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1960 to 1969

Page history last edited by Mr. Hengsterman 12 years, 6 months ago

The Stormy Sixties
1960-1969


The 1960’s marked a dramatic shift from the conformity and consensus that the 1950’s had imparted. The decade was rocked with a brush with nuclear war, the assassinations of political and cultural leaders, protests, riots, and a war. In what many consider to be America’s worst year, 1968 had virtually all of the above elements in one calendar year.

1960 was an election year. The two candidates were very dissimilar from one another. Republican Richard Nixon was an experienced, shrewd politician, but cold and ruthless. Democrat John Kennedy was youthful and inexperienced, but very charismatic and personable. The two met in the first ever Presidential debate, which was televised. Kennedy looked more presidential and may have convinced enough voters to elect him in the closest election in the 20th century.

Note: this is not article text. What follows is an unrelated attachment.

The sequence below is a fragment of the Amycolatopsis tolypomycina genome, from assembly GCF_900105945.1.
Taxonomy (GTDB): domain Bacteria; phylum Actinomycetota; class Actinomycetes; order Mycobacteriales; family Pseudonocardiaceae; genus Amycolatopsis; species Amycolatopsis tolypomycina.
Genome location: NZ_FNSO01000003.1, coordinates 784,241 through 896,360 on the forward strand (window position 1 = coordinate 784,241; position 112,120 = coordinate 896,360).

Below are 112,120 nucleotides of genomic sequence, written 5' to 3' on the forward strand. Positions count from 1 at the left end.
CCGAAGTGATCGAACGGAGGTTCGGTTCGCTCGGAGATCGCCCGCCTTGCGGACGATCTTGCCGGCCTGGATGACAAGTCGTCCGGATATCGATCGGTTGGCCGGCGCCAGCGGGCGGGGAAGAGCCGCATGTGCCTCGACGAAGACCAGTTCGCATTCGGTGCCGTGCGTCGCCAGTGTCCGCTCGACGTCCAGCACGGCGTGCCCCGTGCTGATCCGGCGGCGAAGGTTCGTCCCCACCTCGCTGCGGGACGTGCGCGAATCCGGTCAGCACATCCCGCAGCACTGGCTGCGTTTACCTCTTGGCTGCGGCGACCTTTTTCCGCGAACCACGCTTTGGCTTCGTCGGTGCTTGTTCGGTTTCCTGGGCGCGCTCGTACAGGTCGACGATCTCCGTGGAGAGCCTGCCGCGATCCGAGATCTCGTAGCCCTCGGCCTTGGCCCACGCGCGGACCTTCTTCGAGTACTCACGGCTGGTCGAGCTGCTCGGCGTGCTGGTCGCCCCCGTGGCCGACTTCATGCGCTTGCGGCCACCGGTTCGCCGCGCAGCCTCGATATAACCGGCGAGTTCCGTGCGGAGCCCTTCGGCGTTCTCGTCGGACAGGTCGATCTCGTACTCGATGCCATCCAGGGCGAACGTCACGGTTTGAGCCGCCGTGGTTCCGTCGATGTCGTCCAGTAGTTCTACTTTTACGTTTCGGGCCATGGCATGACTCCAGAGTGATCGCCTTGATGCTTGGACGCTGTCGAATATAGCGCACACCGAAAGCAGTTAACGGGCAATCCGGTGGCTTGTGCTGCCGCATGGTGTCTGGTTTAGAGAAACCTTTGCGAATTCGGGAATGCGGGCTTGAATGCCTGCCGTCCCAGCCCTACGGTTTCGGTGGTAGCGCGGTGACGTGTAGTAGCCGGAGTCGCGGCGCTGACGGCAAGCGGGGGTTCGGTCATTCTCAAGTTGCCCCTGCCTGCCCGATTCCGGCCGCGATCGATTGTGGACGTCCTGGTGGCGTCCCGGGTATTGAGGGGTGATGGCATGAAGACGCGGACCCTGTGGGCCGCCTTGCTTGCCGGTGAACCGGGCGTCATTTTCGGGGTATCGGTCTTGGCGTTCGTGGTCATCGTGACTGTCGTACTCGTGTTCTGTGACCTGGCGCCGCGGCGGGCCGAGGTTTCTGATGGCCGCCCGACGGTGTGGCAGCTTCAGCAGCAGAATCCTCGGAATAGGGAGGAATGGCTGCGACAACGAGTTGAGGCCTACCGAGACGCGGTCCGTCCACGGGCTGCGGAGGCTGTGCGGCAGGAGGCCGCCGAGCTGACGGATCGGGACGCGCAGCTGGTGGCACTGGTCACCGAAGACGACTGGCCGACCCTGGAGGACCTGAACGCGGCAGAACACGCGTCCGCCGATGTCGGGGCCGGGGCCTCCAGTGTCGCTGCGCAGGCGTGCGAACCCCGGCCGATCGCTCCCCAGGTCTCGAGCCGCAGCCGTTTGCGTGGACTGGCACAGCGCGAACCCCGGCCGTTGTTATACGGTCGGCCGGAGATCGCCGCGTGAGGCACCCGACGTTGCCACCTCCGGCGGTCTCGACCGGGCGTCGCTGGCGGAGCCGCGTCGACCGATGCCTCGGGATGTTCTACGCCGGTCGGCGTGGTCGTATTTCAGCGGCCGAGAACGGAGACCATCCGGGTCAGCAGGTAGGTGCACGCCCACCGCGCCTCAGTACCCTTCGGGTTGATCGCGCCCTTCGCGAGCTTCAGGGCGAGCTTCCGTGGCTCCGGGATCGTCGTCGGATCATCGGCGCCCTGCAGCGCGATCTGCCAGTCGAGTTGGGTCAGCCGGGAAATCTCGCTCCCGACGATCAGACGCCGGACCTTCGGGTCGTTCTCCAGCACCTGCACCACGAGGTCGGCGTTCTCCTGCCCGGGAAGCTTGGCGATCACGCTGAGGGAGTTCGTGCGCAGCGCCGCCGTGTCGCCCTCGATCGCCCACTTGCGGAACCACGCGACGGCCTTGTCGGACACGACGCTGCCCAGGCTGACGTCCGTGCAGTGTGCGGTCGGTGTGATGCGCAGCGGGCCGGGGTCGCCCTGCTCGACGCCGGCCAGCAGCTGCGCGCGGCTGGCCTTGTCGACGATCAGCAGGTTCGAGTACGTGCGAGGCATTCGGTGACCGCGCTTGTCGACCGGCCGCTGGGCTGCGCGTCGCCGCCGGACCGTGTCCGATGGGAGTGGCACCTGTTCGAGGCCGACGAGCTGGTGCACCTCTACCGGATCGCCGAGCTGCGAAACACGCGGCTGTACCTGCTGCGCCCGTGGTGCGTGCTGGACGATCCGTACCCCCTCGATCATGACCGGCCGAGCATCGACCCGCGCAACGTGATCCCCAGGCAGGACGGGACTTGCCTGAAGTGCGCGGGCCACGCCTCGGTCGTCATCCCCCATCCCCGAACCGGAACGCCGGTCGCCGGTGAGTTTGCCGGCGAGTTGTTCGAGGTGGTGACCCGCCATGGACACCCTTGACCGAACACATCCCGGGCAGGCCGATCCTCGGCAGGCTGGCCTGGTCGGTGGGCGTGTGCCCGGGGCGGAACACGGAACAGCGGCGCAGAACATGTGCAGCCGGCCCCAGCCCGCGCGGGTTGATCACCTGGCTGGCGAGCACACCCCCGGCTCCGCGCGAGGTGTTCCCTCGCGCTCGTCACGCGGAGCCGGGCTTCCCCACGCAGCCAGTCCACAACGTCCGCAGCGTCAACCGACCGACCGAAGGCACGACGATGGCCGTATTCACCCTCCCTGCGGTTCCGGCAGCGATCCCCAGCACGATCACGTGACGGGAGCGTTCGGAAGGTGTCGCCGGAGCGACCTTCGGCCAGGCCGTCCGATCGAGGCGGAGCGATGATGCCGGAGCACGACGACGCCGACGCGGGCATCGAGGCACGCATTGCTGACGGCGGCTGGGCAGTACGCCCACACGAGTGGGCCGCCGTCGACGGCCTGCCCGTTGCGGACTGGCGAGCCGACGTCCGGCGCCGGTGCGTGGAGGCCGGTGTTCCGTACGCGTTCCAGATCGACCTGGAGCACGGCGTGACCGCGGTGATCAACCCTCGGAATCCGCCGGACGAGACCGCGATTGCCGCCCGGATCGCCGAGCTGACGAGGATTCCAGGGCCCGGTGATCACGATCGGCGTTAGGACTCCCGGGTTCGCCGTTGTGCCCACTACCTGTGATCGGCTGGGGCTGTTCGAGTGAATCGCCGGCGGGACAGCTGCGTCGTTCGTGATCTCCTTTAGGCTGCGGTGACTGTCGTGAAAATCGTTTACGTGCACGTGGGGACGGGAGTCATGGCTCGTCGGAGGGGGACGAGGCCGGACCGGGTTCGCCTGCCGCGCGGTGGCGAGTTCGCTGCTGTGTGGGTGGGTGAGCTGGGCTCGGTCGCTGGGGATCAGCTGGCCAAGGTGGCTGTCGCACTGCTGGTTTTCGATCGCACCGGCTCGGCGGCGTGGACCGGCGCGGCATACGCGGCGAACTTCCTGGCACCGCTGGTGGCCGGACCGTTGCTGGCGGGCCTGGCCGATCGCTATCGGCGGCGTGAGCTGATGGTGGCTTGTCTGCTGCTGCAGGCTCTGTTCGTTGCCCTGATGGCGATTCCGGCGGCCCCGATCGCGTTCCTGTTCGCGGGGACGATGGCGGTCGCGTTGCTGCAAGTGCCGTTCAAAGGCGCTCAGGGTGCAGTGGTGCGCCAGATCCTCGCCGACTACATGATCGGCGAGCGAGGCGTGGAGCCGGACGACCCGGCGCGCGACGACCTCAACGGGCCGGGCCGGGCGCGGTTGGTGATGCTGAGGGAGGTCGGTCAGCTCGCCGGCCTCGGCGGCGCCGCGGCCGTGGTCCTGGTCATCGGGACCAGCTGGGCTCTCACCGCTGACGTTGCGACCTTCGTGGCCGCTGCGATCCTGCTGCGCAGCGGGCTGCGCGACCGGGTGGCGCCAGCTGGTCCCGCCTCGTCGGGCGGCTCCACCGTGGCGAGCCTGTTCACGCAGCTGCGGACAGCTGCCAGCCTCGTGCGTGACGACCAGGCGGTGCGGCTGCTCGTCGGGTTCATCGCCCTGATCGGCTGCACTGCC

Kennedy inherited a plan to train exiled Cubans and have them attack the newly communist Cuba. They trained on Cayo Costa in Lee County. The plan, called the Bay of Pigs, was a complete disaster. This was one of a number of events in the simmering cold war. The Soviets completed the Berlin Wall in 1961 separating east and west Berlin, essentially making East Germany a prison. The emboldened Soviets placed missiles in Cuba, 90 miles from Florida. The interstate was closed except for military traffic as the world watched and hoped a nuclear war would not occur. A tense stand off began as the United States demanded the Soviets remove the missiles. The world held its breath for thirteen days as the two countries glared frostily at each other. The Soviets finally backed down and removed the missiles, in exchange for our promise not to invade Cuba.